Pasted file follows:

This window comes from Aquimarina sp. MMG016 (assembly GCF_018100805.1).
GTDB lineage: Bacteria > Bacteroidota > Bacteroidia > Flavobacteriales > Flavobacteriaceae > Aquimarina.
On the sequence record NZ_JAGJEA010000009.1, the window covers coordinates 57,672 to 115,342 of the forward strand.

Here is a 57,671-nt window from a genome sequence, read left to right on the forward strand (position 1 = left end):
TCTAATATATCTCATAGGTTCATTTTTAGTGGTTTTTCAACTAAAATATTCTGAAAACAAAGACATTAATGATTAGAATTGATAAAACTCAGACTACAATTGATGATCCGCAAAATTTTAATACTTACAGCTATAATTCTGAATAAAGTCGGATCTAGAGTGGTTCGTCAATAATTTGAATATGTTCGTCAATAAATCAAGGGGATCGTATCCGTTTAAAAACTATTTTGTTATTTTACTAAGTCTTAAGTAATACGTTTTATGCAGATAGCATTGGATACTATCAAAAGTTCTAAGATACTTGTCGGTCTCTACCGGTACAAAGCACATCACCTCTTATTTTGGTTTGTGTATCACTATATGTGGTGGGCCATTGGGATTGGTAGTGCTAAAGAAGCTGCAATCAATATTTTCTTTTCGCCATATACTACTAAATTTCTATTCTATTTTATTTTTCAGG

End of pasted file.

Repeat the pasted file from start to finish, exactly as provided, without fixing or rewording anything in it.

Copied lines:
This window comes from Aquimarina sp. MMG016 (assembly GCF_018100805.1).
GTDB lineage: Bacteria > Bacteroidota > Bacteroidia > Flavobacteriales > Flavobacteriaceae > Aquimarina.
On the sequence record NZ_JAGJEA010000009.1, the window covers coordinates 57,672 to 115,342 of the forward strand.

Here is a 57,671-nt window from a genome sequence, read left to right on the forward strand (position 1 = left end):
TCTAATATATCTCATAGGTTCATTTTTAGTGGTTTTTCAACTAAAATATTCTGAAAACAAAGACATTAATGATTAGAATTGATAAAACTCAGACTACAATTGATGATCCGCAAAATTTTAATACTTACAGCTATAATTCTGAATAAAGTCGGATCTAGAGTGGTTCGTCAATAATTTGAATATGTTCGTCAATAAATCAAGGGGATCGTATCCGTTTAAAAACTATTTTGTTATTTTACTAAGTCTTAAGTAATACGTTTTATGCAGATAGCATTGGATACTATCAAAAGTTCTAAGATACTTGTCGGTCTCTACCGGTACAAAGCACATCACCTCTTATTTTGGTTTGTGTATCACTATATGTGGTGGGCCATTGGGATTGGTAGTGCTAAAGAAGCTGCAATCAATATTTTCTTTTCGCCATATACTACTAAATTTCTATTCTATTTTATTTTTCAGG